For the Greenville market, Brock is focusing on reviving Cherokee varieties of squash, corn, and beans, along with other Appalachian crops, such as Georgia Hill Rice. He’s also looking at the Native American Three Sisters method of inter-planting corn, beans, and squash because they thrive together, like a built-in crop rotation.
Cherokee and Appalachian flavor profiles may involve incorporating different types of tree bark and acorns, Buck says. A hallmark of the Husk model is preserving produce that won’t be used immediately through pickling and utilizing the whole animal through charcuterie. And while the exact menu is still unknown, Brock says two things are certain at Husk Greenville: There will be fried chicken, likely including cornmeal, and a burger.
The Upstate also presents a unique opportunity, Buck says, because of the large number of farms compared to the number in the Lowcountry and the occurrence of four seasons, providing more crop variety.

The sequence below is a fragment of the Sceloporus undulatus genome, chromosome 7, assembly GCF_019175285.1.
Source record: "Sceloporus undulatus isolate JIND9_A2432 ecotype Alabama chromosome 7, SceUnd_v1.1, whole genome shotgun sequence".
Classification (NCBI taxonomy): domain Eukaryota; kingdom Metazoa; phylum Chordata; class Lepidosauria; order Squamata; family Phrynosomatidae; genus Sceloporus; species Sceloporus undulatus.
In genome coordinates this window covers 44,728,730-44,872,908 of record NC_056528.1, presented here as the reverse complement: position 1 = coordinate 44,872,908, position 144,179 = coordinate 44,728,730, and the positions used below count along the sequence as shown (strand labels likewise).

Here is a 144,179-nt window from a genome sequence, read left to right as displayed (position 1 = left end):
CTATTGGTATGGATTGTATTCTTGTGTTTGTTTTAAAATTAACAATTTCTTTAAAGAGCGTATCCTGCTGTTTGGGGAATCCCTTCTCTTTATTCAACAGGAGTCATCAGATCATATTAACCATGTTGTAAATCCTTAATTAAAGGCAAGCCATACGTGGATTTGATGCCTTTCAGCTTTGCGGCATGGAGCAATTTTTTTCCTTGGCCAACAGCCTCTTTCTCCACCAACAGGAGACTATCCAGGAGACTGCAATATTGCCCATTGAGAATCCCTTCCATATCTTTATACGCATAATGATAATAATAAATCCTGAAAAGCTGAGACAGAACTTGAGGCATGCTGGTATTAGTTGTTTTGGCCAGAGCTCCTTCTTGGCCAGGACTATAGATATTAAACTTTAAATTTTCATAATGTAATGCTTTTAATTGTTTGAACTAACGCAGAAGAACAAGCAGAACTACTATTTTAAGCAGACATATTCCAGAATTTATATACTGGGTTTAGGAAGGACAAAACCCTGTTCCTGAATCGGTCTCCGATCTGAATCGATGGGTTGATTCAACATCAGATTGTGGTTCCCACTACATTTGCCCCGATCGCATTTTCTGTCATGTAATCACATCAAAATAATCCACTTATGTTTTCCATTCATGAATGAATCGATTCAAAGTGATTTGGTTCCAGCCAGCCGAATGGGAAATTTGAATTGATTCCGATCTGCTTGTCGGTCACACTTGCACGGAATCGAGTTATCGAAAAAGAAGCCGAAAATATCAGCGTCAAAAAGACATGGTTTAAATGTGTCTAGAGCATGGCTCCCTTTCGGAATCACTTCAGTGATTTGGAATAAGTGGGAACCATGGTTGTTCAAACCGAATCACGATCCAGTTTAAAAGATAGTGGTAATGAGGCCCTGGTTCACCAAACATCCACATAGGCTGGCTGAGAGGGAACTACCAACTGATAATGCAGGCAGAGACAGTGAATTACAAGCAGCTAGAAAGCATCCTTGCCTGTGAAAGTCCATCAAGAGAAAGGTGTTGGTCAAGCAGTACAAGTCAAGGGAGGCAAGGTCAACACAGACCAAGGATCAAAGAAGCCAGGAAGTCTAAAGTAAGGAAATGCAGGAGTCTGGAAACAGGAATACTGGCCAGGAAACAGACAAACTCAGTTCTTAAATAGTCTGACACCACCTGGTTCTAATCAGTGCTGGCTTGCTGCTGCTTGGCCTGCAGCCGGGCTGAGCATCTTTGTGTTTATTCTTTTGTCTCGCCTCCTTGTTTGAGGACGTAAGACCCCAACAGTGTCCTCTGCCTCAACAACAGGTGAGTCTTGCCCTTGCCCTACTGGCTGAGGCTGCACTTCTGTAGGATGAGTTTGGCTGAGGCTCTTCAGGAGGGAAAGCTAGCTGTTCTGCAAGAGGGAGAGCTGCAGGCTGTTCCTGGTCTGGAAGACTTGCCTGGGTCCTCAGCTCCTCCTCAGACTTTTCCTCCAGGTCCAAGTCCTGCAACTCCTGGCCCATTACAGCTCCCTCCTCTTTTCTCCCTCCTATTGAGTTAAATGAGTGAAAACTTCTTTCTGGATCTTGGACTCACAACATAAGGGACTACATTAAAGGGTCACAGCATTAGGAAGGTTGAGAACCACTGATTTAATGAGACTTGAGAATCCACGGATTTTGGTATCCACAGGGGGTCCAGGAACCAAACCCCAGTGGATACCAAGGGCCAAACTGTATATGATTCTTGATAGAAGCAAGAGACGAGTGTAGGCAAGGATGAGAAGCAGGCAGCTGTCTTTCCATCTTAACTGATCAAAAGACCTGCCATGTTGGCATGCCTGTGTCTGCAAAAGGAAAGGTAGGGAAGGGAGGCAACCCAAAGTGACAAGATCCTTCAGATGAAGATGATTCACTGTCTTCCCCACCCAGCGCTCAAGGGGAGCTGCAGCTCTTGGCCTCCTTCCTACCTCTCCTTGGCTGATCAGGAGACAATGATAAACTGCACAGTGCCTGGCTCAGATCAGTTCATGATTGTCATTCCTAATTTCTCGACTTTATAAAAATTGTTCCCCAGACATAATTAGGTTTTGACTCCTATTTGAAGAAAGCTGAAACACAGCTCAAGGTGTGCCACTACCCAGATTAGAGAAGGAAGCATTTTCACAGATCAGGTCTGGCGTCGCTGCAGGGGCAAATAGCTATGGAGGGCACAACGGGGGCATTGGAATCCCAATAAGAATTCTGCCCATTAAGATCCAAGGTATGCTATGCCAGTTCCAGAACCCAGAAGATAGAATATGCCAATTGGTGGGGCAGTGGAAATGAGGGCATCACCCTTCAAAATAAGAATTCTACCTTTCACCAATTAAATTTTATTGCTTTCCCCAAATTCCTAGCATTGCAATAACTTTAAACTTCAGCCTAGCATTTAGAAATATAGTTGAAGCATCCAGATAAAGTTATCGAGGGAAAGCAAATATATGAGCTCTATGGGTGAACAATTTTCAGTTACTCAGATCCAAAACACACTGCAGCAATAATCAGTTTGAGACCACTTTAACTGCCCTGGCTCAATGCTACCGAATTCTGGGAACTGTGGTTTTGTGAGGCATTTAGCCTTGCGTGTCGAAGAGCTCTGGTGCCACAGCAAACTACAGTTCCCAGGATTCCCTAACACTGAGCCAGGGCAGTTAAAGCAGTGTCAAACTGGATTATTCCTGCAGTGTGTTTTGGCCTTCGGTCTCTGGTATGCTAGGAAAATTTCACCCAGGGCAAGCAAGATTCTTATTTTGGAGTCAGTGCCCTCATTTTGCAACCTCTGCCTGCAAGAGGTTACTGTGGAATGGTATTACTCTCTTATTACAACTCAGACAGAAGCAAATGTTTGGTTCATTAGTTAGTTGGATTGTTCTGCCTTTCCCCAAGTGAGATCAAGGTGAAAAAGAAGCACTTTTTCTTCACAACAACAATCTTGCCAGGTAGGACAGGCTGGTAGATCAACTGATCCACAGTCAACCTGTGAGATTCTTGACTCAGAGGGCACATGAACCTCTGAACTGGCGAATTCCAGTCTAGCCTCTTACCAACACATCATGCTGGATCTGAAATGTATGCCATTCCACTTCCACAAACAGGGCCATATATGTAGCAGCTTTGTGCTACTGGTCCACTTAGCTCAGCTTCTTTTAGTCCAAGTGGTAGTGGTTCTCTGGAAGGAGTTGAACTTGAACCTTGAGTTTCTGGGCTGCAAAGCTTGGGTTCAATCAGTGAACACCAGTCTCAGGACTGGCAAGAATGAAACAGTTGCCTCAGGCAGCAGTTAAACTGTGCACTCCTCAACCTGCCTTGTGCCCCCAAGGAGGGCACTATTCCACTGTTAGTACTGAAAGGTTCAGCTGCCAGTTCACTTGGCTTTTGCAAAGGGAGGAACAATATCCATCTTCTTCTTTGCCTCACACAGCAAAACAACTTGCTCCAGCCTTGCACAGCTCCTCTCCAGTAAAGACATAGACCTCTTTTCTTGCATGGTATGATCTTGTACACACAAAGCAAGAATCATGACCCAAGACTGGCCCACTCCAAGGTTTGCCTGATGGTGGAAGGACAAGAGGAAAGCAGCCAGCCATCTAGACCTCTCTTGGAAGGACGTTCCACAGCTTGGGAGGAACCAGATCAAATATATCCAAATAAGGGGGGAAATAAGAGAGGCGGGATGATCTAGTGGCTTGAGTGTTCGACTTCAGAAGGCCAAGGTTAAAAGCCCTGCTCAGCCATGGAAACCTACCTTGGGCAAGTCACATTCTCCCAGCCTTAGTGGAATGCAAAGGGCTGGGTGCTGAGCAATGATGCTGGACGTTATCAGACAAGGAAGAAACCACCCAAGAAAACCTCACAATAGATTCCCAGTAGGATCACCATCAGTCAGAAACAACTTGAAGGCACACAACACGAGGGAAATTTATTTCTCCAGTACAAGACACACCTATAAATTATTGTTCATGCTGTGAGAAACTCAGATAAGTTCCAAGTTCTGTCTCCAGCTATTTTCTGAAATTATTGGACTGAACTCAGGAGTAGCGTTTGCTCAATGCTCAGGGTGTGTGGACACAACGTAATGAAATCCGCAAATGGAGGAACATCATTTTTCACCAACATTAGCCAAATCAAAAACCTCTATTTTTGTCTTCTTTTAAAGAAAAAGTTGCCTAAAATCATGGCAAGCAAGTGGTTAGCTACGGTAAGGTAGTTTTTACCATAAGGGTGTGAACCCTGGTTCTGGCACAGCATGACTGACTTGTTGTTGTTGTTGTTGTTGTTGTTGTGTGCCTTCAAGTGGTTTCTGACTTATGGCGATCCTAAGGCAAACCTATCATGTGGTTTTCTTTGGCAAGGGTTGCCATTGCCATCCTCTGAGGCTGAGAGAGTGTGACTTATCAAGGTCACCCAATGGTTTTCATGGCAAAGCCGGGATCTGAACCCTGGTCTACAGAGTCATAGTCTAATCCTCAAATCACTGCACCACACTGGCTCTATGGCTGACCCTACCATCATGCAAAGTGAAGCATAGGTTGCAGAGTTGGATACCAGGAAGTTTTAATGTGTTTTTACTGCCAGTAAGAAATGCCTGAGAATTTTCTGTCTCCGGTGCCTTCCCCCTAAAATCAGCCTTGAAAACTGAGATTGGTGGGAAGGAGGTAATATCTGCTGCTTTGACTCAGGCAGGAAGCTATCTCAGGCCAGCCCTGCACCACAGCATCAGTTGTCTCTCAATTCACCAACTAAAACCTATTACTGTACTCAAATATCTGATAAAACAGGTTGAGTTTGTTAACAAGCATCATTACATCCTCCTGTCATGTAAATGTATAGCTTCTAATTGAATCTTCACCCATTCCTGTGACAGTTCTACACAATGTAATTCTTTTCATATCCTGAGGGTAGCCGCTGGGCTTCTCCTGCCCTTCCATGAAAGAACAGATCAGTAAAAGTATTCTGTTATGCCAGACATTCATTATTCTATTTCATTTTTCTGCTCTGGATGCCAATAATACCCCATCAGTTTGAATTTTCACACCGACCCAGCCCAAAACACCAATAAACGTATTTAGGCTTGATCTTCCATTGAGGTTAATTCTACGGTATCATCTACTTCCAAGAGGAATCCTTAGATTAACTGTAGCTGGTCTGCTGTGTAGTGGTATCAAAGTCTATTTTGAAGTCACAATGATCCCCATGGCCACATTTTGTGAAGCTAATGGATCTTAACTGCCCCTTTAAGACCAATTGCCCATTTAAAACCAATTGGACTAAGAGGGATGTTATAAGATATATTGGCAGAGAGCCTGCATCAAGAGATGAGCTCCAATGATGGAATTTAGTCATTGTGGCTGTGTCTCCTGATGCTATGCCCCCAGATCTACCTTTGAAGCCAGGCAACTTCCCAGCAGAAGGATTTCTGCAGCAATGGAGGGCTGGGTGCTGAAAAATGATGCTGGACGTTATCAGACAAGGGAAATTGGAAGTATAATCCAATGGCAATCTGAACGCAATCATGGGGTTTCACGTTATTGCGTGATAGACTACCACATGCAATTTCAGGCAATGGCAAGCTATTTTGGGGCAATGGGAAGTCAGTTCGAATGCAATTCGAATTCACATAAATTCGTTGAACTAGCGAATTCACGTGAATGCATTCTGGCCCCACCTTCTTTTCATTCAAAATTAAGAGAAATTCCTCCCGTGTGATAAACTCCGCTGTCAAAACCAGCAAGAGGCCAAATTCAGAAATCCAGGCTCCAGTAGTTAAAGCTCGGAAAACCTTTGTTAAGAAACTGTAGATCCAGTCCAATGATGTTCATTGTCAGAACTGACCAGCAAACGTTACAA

Brock says that taking Husk into different areas, including Savannah, Ga., where the fourth outpost will open in December, is like using a whole new language, especially with his drastic life change of embracing sobriety within the last year.
“I have a new perspective,” he says. “I have the giddiness of a 17-year-old line cook.”
During Brock’s quick trip to Greenville, he and Buck met at Eggs Up Grill to discuss Buck’s menu ideas moving into the fall season. Those ideas come from the crops that should be harvested in time for Husk’s opening and also the two chefs’ personal stories from their childhoods, reaching back into the memories from their grandmothers’ kitchens.
“We’re combining inspirations,” Buck says. “I have my stories, and he has his, so we’re meeting in the middle.”
Buck remembers his grandmother’s rum cakes, biscuits, tuna salad, and pimento cheese. His sous chef, Shamil Velazquez, who is Puerto Rican, introduced Buck to Velazquez’s culinary heritage at Latinos Restaurant in Simpsonville. Buck says that was his favorite meal since moving to Greenville, because Velazquez was sharing his memories of his family through the experience.
Buck says, “Every menu we’re reaching back into memories and pulling from other people’s memories.”